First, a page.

An American Family is one of those really important shows in the canon of television history that I don’t think many people in the UK would have heard of. And yet without this show it is possible that what we watch would be very different. Why? It’s one of the first successful reality TV shows.
Back when An American Family came out the idea of ‘reality TV’ was just not on the cards. In essence, this show was an attempt to chronicle a year in the life of an American family. The ‘an’ in the title is key as I would hardly call this family an accurate depiction of the average American family.
For one thing, they are a very well to do family living in a large house in Santa Barbara. Also they have five children, the eldest being an openly gay man (the first openly gay ‘recurring character’ on American TV), and the parents split up during the filming of the series. Honestly, it is the divorce that makes this an interesting programme. I wish I could say I enjoyed the piece of history of watching the first openly gay man on American TV… but he just kept finding new ways to make me cringe.
There is one word that hub used to describe most of the children in this show: ‘vacuous’. I don’t know if it’s the accent, the way this was cut or the fact that they seemed to have no self-awareness with regards to their creative talents, but there you go. The number of times this family breaks out into song and you really wish they hadn’t is more than you can count on fingers and toes.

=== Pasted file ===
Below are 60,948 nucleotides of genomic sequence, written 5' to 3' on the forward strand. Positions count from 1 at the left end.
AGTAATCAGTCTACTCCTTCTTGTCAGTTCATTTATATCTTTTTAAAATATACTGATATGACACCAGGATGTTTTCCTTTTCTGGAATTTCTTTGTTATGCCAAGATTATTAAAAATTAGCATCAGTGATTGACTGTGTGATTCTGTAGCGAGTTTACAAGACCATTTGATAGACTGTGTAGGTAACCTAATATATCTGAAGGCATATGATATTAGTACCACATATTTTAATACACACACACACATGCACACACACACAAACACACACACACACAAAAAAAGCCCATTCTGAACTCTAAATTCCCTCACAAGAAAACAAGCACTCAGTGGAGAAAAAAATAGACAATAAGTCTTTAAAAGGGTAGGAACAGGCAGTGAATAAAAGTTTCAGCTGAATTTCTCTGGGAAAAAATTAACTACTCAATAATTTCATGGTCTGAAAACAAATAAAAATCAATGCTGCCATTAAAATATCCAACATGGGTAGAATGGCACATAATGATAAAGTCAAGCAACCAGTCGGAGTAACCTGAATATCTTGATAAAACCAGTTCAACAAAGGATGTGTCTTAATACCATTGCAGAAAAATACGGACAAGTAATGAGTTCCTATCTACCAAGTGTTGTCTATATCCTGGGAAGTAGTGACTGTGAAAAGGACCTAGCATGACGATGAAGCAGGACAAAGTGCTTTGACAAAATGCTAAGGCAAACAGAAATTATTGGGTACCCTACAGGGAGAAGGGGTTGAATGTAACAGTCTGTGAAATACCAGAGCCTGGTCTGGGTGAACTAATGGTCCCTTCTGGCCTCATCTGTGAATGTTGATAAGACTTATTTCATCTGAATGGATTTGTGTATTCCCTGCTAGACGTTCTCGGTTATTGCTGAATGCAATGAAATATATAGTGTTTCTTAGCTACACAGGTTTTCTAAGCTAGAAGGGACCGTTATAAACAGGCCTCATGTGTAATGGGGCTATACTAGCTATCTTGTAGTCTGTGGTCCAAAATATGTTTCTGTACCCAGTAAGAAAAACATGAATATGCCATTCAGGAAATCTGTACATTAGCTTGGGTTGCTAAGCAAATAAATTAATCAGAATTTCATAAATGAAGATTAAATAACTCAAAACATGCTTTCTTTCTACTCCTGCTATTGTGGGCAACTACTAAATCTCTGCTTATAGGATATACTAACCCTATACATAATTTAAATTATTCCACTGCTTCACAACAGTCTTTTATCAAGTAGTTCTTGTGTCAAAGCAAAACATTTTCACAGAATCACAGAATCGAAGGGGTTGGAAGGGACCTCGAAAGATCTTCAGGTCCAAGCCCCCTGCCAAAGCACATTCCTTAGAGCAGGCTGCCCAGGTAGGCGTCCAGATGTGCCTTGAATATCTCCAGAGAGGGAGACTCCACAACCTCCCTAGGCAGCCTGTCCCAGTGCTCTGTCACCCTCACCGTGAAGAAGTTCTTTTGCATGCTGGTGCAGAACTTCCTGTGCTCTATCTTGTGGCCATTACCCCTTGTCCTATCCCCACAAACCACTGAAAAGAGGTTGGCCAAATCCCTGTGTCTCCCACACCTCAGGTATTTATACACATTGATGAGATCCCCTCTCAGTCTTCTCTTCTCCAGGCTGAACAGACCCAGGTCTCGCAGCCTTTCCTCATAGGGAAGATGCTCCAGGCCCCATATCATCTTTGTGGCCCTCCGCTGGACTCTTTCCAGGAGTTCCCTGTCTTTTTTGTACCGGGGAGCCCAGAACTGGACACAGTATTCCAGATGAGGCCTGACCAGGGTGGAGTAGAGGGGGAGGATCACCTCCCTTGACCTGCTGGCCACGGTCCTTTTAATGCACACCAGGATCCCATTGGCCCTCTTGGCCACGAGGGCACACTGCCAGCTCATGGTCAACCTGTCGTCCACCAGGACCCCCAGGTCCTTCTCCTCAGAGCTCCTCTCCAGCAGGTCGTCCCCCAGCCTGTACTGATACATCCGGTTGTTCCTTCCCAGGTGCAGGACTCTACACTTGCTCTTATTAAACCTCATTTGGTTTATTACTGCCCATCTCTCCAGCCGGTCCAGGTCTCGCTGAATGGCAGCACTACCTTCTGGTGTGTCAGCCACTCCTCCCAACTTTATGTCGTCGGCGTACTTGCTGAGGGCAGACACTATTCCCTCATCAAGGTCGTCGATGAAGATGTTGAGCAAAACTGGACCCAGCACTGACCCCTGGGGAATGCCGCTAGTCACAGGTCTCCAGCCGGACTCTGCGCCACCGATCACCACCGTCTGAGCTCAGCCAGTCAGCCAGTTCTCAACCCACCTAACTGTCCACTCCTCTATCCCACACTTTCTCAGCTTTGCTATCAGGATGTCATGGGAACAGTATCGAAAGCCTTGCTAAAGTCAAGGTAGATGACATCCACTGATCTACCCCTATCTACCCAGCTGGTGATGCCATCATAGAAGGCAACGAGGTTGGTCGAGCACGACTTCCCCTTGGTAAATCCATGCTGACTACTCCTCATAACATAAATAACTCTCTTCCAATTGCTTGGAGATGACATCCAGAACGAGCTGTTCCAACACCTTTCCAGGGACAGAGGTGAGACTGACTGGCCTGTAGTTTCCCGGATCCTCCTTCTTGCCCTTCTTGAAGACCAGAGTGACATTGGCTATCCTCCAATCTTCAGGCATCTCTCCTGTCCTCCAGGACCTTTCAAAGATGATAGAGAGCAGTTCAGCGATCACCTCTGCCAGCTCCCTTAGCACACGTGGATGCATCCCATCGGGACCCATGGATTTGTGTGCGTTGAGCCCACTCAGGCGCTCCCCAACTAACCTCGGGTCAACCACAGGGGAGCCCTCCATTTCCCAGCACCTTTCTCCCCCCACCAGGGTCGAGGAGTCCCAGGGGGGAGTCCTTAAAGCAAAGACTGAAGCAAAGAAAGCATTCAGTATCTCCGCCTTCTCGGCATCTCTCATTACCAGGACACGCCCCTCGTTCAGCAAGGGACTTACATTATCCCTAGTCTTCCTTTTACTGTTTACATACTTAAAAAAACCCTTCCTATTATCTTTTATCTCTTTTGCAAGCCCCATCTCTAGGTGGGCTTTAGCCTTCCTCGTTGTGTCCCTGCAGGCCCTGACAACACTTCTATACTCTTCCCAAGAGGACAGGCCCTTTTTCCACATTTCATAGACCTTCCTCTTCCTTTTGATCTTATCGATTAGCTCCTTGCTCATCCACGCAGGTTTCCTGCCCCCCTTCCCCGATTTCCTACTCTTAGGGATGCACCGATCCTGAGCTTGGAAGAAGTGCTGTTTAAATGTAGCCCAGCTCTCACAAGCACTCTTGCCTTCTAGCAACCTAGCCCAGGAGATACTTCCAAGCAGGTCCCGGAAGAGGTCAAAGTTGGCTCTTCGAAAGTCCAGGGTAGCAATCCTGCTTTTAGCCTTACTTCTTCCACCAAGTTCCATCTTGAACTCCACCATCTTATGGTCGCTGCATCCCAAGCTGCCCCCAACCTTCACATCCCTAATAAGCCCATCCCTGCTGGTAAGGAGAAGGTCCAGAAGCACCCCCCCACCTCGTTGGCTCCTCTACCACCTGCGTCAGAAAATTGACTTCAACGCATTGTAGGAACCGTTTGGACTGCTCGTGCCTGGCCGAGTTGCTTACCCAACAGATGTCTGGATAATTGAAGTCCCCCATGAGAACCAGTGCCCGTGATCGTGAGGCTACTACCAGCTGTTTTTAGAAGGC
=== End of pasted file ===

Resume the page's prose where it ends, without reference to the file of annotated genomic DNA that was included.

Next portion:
One of the big selling points of this show was the irony that for a family with the last name of Loud there is very little in the way of meaningful communication. After all, it is this lack of communication that seemed to lead to the dissolution of a 20 year marriage. The thing is, as lovely as that irony is it makes for a rather disjointed TV show.
Having watched current reality shows (not a lot, but you know) there are two things I really wish this series had: commentary and talking heads. Due to the sound quality of some of the recordings (some were abysmal) it would have helped to have some context from either the director or the Loud family themselves. I would have also appreciated some more editing of the sing songs… but the family only really agreed to this for the sake of promotion so I guess this had to stay.
Of all the shows so far since starting on this list An American Family has been the hardest to get through. It was a perfect storm of being an hour long show with shallow characters and poor audio. It’s been a privilege to watch this piece of television history and I will enjoy working out how we got from here to The Real Housewives of Orange County.